Matt charms while Scarlett smoulders in We Bought a Zoo

We Bought a Zoo

You may not buy the happy ending, but it's hard to resist characters this appealing

LAST UPDATED AT 08:39 ON Fri 16 Mar 2012

What you need to know
We Bought a Zoo is a comedy drama based on a memoir by British journalist and author Benjamin Mee, about a family who take over a dilapidated zoo. The film, directed by Cameron Crowe (Jerry Maguire, Almost Famous) and co-written by Aline Brosh McKenna (The Devil Wears Prada), transplants the story from Dartmoor to California.
 
Matt Damon plays the recently widowed Benjamin, who quits his job as a newspaperman and starts life afresh, buying a house for his two children that comes with a zoo. The zoo staff, who include Scarlett Johansson, help Ben renovate the zoo so he can open it to the public. Thomas Haden Church, the Oscar-nominated co-star of Sideways, plays Benjamin's brother.
 
What the critics like
Matt Damon gives a soulful, tender performance as recently widowed dad-of-two Benjamin, says Cath Clarke in Time Out. He anchors this happy-sad feelgood drama, which is more concerned with insights about family than romance. It's "heart-on-sleeve touching if you've got a sweet tooth for the stickier stuff".
 
Crowe has rediscovered the sure commercial hand that he demonstrated in Jerry Maguire, says David Denby in The New Yorker. Johansson gives the likeable Damon enough smouldering looks to "ignite a pile of damp leaves", and at last, he responds. Hollywood has so few examples of normal romantic behaviour these days that this "slow, hesitating, unremarkable but warming courtship feels like a revelation".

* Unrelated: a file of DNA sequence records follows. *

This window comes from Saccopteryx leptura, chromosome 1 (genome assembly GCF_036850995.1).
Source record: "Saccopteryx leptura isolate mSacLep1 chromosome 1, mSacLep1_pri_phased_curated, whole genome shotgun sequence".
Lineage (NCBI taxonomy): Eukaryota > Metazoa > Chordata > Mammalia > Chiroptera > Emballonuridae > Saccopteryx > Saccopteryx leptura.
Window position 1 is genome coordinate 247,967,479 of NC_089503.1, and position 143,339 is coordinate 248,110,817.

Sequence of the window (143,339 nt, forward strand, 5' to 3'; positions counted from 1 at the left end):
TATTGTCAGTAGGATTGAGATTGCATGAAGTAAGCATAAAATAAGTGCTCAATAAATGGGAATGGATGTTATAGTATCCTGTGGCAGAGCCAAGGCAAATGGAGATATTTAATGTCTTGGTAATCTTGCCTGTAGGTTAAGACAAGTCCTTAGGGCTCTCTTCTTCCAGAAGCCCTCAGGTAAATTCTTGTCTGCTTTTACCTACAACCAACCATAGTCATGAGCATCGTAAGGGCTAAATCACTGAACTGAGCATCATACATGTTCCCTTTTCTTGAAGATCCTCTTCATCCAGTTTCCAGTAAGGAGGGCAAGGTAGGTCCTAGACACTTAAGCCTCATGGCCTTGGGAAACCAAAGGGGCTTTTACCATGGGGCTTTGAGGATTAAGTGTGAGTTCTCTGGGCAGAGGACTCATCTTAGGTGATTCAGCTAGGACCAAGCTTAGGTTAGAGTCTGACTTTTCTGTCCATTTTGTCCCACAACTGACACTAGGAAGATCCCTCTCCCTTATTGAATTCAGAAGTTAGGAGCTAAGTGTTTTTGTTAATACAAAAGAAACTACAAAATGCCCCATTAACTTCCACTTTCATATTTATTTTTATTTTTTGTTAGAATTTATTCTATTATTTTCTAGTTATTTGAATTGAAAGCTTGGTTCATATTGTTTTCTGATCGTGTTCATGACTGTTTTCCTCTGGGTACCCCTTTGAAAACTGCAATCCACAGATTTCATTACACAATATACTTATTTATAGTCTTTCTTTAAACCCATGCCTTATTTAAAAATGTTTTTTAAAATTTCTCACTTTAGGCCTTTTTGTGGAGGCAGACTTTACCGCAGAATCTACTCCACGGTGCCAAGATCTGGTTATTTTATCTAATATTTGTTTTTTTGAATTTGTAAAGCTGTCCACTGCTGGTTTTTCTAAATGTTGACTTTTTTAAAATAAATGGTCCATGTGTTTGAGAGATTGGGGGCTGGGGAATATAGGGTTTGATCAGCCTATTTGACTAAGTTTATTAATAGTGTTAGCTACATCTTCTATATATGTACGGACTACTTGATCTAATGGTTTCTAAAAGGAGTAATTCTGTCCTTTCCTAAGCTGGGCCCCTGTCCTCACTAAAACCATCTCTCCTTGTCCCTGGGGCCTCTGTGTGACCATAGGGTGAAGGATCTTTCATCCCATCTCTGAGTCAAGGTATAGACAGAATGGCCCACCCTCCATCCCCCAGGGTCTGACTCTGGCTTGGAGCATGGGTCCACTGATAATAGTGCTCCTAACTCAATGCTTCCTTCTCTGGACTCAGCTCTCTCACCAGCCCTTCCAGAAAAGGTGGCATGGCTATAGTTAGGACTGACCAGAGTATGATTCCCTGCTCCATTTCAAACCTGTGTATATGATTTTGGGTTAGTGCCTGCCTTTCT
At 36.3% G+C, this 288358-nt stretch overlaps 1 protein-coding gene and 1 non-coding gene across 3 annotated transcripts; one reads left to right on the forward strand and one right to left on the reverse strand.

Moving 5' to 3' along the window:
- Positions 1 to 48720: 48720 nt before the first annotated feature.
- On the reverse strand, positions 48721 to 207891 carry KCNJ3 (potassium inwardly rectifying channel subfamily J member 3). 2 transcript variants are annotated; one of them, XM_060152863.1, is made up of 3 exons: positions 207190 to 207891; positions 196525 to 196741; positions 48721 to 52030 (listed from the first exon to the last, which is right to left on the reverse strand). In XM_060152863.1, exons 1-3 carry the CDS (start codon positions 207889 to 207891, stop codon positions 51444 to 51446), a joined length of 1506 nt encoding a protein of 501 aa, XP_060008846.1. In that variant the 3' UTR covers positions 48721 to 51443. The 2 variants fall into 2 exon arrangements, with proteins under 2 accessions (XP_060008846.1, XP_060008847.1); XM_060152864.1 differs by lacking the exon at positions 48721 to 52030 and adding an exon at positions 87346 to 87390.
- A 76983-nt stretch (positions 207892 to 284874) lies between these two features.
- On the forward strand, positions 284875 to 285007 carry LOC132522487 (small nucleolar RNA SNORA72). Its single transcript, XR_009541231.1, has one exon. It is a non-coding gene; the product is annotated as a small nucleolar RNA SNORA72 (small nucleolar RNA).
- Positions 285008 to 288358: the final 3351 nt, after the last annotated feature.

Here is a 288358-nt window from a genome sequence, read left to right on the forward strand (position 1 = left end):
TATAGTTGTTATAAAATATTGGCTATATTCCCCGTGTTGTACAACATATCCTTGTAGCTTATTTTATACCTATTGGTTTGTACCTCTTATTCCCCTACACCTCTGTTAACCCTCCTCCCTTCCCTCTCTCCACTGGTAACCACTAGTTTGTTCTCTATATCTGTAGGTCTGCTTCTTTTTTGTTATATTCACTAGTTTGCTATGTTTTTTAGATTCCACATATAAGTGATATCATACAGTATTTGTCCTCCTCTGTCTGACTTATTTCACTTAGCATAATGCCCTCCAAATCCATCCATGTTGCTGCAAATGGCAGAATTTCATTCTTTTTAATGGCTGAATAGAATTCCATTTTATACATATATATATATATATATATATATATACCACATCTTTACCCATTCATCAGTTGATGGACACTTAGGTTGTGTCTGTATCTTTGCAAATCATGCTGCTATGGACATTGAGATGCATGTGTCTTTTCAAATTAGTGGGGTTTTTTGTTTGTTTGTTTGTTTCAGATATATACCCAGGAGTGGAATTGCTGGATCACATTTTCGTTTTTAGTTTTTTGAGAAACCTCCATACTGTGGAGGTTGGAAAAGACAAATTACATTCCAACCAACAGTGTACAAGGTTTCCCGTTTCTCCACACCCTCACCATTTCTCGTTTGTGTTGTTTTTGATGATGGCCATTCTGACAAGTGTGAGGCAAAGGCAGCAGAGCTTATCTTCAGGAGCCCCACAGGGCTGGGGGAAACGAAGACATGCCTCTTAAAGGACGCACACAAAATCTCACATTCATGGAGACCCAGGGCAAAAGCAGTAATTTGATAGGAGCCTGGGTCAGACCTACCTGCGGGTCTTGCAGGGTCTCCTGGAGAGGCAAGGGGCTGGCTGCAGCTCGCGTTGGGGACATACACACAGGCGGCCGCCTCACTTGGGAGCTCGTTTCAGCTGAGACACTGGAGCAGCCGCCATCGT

The creaks, groans and clichés of the screenplay are outstripped by the attractiveness of the performers, says Manohla Dargis in the New York Times. You may not buy the happy ending, "but it's a seductive ideal when all of God's creatures, great and small, buxom and blond, exist in such harmony".
 
What they don't like
Crowe is never at his best building momentum in narratives and the ups and downs of the zoo are never really compelling, says Ian Freer in Empire. We Bought a Zoo is "the antithesis of edgy", and despite Crowe's integrity and lightness of touch it "doesn't deliver the emotional experience" of his best films.

Perhaps it's churlish to complain about a filmmaker who pours so much into each movie, says Dan Kois at Slate. But this over-long, over-feeling, over-directed film can make you "glad to return to the real world, where things aren't quite so simple".
 
The metaphors about grief, moving on and the importance of new beginnings get a little heavy-handed in places, says Matthew Turner on View London. "You're never really in any doubt as to where the story is going, but it's an enjoyable enough journey nonetheless."

 · 

For further concise, balanced comment and analysis on the week's news, try The Week magazine. Subscribe today and get 6 issues completely free.